Despite hopes of challenging the top countries in the team event, the Canadians would have to settle for fifth at the end of the day. Riddled with injuries that prevented world team members Yvonne Tousek and Michelle Conway from competing, the host country had to make a last minute replacement, giving 13 year-old Mariline Barrett the opportunity to compete on two events in front of a hometown crowd. Despite some misses along the way, Olympic contenders Crystal Gilmore, and Aubrey Taylor (9.575 BB) did their best to impress head coach Andrei Rodionenko less than one month before Olympic Trials, and earned many fans for their passionate performances on floor. On the men's side, Canadian veteran Richard Ikeda had the opportunity to compete, for possibly the last time, in front of a home crowd. While he sacrificed his all-around ranking by skipping vault, Ikeda still showed up well on two of his best events, high bar and parallel bars, where he placed fourth and sixth, respectively.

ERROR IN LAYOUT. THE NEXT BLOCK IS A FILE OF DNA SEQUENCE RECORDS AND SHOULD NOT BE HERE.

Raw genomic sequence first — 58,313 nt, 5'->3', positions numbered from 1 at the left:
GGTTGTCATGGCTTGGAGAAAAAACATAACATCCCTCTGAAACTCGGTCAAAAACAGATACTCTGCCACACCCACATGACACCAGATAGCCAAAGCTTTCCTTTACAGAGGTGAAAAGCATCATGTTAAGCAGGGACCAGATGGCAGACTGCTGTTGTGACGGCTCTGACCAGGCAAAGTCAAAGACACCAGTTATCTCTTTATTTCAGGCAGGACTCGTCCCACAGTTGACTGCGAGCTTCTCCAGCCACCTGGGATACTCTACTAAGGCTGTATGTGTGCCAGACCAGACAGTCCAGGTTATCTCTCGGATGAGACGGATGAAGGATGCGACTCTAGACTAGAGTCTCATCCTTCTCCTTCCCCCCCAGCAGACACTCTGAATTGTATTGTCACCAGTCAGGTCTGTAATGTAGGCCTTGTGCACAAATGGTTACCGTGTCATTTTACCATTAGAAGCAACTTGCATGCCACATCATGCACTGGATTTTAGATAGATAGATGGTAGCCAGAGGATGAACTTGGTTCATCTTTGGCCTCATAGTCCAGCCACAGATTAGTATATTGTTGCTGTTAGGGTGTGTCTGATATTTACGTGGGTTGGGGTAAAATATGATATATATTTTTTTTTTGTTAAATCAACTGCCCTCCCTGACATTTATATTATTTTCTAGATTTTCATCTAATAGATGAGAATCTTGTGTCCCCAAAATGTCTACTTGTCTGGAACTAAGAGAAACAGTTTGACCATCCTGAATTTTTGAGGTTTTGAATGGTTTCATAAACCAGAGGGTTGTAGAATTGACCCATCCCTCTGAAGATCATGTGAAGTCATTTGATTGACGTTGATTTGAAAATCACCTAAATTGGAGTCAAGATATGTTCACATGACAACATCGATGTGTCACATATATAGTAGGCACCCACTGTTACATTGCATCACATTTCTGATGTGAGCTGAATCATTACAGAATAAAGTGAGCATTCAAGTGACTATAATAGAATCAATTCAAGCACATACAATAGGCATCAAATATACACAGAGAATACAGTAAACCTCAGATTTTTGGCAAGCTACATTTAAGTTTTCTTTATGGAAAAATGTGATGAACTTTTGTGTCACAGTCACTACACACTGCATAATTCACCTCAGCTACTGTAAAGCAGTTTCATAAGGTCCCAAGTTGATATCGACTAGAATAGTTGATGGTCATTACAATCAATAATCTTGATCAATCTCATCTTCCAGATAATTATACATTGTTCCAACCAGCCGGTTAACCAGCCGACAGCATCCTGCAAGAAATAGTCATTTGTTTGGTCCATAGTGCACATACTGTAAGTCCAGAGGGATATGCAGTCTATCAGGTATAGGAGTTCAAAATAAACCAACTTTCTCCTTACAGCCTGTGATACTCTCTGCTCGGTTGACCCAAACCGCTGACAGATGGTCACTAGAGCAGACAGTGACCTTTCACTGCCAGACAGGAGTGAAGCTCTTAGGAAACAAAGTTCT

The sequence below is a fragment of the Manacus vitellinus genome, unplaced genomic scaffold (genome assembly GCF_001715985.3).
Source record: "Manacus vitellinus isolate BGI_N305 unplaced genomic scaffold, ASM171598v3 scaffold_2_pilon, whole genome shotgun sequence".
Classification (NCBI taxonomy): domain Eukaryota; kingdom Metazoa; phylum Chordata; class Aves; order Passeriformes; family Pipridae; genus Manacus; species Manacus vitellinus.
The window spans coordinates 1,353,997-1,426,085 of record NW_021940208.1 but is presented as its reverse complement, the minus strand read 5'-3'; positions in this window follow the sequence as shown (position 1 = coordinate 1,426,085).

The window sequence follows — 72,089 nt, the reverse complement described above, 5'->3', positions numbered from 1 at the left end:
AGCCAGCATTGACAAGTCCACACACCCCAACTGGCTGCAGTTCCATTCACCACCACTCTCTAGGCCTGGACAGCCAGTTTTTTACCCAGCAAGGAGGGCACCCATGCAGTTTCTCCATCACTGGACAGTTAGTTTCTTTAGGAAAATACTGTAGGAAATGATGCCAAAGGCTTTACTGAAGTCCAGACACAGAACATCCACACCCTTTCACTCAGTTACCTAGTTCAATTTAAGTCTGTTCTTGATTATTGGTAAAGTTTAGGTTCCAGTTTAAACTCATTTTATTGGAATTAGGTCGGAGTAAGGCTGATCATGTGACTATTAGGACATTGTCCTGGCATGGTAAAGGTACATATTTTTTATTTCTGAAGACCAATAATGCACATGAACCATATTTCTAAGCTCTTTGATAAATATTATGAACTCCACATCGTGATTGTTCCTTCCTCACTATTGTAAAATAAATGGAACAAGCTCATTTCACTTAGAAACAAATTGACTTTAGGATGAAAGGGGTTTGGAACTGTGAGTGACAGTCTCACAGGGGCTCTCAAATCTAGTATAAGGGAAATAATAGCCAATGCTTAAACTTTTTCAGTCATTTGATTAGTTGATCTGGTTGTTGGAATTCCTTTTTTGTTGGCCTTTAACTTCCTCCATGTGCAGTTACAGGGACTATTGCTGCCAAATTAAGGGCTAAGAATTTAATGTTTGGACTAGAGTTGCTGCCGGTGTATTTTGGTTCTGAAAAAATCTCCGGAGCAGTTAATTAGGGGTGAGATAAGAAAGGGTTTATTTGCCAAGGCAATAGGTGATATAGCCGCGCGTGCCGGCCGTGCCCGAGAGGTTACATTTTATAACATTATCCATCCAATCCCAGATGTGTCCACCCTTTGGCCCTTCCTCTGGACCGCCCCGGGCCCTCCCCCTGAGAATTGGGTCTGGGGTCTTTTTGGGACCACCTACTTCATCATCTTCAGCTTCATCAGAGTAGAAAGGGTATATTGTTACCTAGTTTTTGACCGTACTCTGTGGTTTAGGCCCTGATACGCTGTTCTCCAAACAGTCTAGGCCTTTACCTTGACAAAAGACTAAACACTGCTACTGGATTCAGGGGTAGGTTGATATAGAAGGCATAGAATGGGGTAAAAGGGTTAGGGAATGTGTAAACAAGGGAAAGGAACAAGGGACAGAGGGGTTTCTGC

Sixth as a team, the Brazilians provided some of the most entertaining performances of the competition. Three-time Pan Am medallist, Daiane dos Santos (10th AA), delighted the audience with her top-scoring floor exercise routine (high Arabian double front, double layout, 9.700), as well as her effusive personality. The quality of their women's performances makes Brazil's 18th-place finish at last year's world championships seem like a miscalculation, but certainly points to a bright future for this young team. A stronger performance by their male teammates could have likely vaulted the Brazilians into contention with the top teams.

The Russians, who sent a team comprised of gymnasts from the world-renowned Moscow Dinamo club, had, for the most part, a forgettable competition. After losing Yuri Kryukov to a separated shoulder at the start of the meet (mounted rings but could not continue), the Russians suffered more bad luck when Ludmila Yezhova had to be taken to the hospital after two events with the stomach flu. The three gymnasts who remained tried to make the best of their situation, and produced some highlights along the way. Most notable was the performance of junior European championship gold medallist, Anna Pavlova, who finished 2nd overall. Standing just over four feet tall, this 12 year-old dynamo gave notice of great things to come with stellar performances on all events, especially uneven bars and balance beam (Onodi, Rulfova, triple twist dismount).